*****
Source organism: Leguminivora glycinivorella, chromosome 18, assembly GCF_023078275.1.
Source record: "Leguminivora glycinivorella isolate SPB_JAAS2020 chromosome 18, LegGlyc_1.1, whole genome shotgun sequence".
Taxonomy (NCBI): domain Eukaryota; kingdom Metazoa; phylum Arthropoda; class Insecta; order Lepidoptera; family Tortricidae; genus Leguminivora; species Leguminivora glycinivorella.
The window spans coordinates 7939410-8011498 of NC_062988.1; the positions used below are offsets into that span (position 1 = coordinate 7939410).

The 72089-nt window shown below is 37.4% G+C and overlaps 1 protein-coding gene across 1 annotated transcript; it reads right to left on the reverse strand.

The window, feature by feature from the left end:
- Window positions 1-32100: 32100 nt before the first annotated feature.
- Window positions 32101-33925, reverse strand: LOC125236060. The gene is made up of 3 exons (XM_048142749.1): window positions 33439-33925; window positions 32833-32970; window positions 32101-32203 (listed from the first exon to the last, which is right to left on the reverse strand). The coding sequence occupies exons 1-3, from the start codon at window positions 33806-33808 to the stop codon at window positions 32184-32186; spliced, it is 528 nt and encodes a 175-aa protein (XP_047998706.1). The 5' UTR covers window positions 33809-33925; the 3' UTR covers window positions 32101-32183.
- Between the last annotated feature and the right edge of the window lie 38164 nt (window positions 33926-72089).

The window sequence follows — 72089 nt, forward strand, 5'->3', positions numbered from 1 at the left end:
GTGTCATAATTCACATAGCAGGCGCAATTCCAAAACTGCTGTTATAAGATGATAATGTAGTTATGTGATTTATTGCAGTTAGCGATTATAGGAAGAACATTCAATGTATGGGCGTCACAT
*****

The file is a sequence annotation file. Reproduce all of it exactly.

Source organism: Leguminivora glycinivorella, chromosome 18, assembly GCF_023078275.1.
Source record: "Leguminivora glycinivorella isolate SPB_JAAS2020 chromosome 18, LegGlyc_1.1, whole genome shotgun sequence".
Taxonomy (NCBI): domain Eukaryota; kingdom Metazoa; phylum Arthropoda; class Insecta; order Lepidoptera; family Tortricidae; genus Leguminivora; species Leguminivora glycinivorella.
The window spans coordinates 7939410-8011498 of NC_062988.1; the positions used below are offsets into that span (position 1 = coordinate 7939410).

The 72089-nt window shown below is 37.4% G+C and overlaps 1 protein-coding gene across 1 annotated transcript; it reads right to left on the reverse strand.

The window, feature by feature from the left end:
- Window positions 1-32100: 32100 nt before the first annotated feature.
- Window positions 32101-33925, reverse strand: LOC125236060. The gene is made up of 3 exons (XM_048142749.1): window positions 33439-33925; window positions 32833-32970; window positions 32101-32203 (listed from the first exon to the last, which is right to left on the reverse strand). The coding sequence occupies exons 1-3, from the start codon at window positions 33806-33808 to the stop codon at window positions 32184-32186; spliced, it is 528 nt and encodes a 175-aa protein (XP_047998706.1). The 5' UTR covers window positions 33809-33925; the 3' UTR covers window positions 32101-32183.
- Between the last annotated feature and the right edge of the window lie 38164 nt (window positions 33926-72089).

The window sequence follows — 72089 nt, forward strand, 5'->3', positions numbered from 1 at the left end:
GTGTCATAATTCACATAGCAGGCGCAATTCCAAAACTGCTGTTATAAGATGATAATGTAGTTATGTGATTTATTGCAGTTAGCGATTATAGGAAGAACATTCAATGTATGGGCGTCACAT